I woke up in what looked like a lab. Which was weird, since I’d fallen asleep on my couch watching reruns of the X-Files. A young woman bent over me and smiled brightly.
“Good morning, Mr. Churchwater.”
“Where am I?” I asked.
“You’re in a secure location.” That was a bad sign.
“How do you know my name?”
“Everyone knows the name Gregory Churchwater,” the woman said. “You’re the most famous hostage negotiator in the world.”
I smiled to myself. Heck yeah, I was. Time Magazine had named me their Negotiator of the Year three years in a row.
“The thing is, Mr. Churchwater, you’re too valuable a negotiator to waste your time with bank robbery standoffs and small time stuff like that. So we decided to kidnap you and freeze you cryogenically until a really big threat came along that no one else could handle.”
I was still trying to get my bearings and understand fully what she was saying. “You mean the government kidnapped me?”
“All of them,” she said. “Well, at least 183 of them. They formed the PCP: Protect Churchwater Pact, just for that purpose”
“You could have just asked me instead of kidnapping me.”
“Oh, you know you would have talked us out of it,” she chided, with a you-should-know-better smile.
I sat up, my head spinning. The room was all white and Star-Trekky. “The last thing I remember, it was May 6, 2018. You mean I’m in the future now?”
“Yes, you are. We have a huge crisis that is threatening the universe in a fundamental way.” Her smile never changed as she said this and I wondered if she was an android.
“What is the date today?” I asked. To think, all my family and friends could be dead now.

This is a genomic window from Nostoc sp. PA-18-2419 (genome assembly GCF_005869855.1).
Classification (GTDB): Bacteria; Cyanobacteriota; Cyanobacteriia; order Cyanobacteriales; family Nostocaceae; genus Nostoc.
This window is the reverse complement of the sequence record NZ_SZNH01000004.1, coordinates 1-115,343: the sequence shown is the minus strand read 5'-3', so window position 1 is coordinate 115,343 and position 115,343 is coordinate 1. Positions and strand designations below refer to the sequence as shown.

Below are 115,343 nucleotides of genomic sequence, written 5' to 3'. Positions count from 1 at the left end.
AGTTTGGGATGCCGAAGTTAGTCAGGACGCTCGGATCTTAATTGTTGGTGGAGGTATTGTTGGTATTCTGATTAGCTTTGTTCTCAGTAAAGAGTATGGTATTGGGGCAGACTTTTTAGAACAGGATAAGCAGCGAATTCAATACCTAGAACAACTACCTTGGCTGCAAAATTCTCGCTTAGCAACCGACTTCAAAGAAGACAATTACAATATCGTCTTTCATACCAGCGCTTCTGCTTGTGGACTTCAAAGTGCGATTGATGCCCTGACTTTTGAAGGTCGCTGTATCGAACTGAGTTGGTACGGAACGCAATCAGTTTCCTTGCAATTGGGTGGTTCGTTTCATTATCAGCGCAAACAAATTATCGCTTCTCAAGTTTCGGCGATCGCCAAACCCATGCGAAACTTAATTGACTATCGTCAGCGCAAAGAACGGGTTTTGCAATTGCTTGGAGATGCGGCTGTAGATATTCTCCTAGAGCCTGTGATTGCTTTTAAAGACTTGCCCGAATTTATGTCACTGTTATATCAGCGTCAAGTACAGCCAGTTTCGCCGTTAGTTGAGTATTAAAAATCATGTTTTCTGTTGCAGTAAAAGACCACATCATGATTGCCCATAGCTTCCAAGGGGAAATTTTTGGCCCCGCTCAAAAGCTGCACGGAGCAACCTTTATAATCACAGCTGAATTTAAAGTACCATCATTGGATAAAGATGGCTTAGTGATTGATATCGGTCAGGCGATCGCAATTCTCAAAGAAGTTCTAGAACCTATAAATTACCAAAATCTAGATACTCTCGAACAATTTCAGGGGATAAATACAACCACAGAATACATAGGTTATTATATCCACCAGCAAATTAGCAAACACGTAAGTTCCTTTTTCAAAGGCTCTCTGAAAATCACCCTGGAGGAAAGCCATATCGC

“It’s June 20, 2018,” she said. “Frankly, if we’d known, we wouldn’t have bothered kidnapping and freezing you. But that’s hindsight for you. Now, Dr. Grimsword will tell you about the threat.”
A young man in jeans and a T-shirt walked in. He saw me staring at his clothes and glanced down. “Casual Friday,” he said, apologetically. “If I’d known, I’d have worn a tie. But that’s super-villains for you.”
“That’s why we woke you,” he said. “There’s a scientist named Igor Paintspackle Wong who’s holding the whole world ransom. He has built . . . a reality gun.”
Dr. Grimsword stopped with dramatic effect. “Which means,” I said slowly. “That it’s real?”
“No, it’s a gun that destroys fundamental aspects of reality. To demonstrate it, he blew up 5+3=8. We’re not sure how he did it, but now, 5+3 just comes back as an error. On a computer, on paper, even on your fingers, doesn’t matter. Just try it.”
I held up my hands, five fingers and three. “Damn,” I said mildly. “That’s really weird. I’ve never seen an error on my fingers before.”
“Hawking is working on fixing it. In the meantime, just switch hands. He didn’t mess with the communicative property.”
I switched hands, three fingers and five and sighed with relief. “So, where is this guy now?”
“He’s in a coffee shop in London,” Grimsword said. “Now he’s threatening to destroy the concept of beauty.”